“Test and stay works by allowing the students who would otherwise have to quarantine at home because they had a close contact at school, to continue to come to school. However they have to test each morning prior to going to class,” explained Ahava Silkey-Jones, DaVinci’s Executive Director. “We’ve been able, since the start of our pilot program to keep a large percentage of students in school that would have otherwise had to quarantine at home.”
If there’s a close COVID contact, students who opt in, are tested for seven days. The program was recommended after a school COVID task force saw a study in England that showed it could be done safely. It started here in November, just as a surge was about to begin.
“We had 61 students opt in to our Test and Stay program. And of those 61, only one tested positive during “Test and Stay,” said Silkey-Jones. “That means 60 students had the opportunity to attend school in November and December that would have otherwise been home for at least a seven day quarantine.”
Silkey-Jones says the ability to keep a healthy child in school is huge for their education and social-emotional learning.
“We’ve heard very positive feed-back from parents for this opportunity because students are devastated when they have to go home. They’ve had enough time at home, they want to be at school and this has been a way to help us create that environment.”
It means a parent might get a call to have a child tested rather than just keeping a student at home. Molly Guy is a parent of a 4th grader and a member of the task force, who says it also eases parents’ anxiety.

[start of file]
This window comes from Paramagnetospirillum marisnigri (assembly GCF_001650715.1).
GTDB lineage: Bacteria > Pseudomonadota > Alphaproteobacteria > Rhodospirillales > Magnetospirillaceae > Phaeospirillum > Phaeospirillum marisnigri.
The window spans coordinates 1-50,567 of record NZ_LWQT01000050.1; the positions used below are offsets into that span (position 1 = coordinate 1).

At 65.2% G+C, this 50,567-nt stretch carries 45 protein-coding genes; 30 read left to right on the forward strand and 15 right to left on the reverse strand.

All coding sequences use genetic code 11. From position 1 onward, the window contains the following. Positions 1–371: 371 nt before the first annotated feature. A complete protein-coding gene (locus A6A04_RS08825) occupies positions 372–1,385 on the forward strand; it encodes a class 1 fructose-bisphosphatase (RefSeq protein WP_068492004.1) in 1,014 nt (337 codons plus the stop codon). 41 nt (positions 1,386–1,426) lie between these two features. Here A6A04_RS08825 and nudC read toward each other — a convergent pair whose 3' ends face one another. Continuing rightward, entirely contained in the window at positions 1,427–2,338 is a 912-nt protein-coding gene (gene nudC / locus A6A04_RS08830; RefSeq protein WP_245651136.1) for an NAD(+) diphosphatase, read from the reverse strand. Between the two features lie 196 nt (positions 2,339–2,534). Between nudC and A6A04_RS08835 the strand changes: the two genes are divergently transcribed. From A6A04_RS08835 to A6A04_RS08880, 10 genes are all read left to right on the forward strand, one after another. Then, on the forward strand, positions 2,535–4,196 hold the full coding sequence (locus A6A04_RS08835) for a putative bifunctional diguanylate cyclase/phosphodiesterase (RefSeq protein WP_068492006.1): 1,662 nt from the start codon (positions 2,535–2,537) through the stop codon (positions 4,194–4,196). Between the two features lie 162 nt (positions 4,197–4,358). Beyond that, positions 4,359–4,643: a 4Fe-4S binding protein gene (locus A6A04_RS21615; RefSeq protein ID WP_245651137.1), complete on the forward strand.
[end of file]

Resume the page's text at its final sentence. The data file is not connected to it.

“Yeah, I think as a parent, as a guardian these past two years have been really challenging. There’s a lot of families navigating work responsibilities, care for other children, other family members, and having the concern about getting that call from school and having a child stay home from school for 7-10 days was always concerning,” said Guy.
School officials say the state recently encouraged schools to use Test and Stay as an alternative to quarantine. There are resources to be considered, including people needed to give the tests, and having enough tests on hand. But DaVinci is consdering making the trial program permanent. Others may consider it too.
“We’ll see over the next few weeks how many other schools will adopt the program,” said Guy. “I think the resources available, and Omicron will be an interesting decision point for many schools in many districts in the coming weeks.”
DaVinci officials also say the program has been helpful for staff who have a close COVID contact. During the pilot program, 4 staff members were able to stay at work who otherwise would have had to quarantine.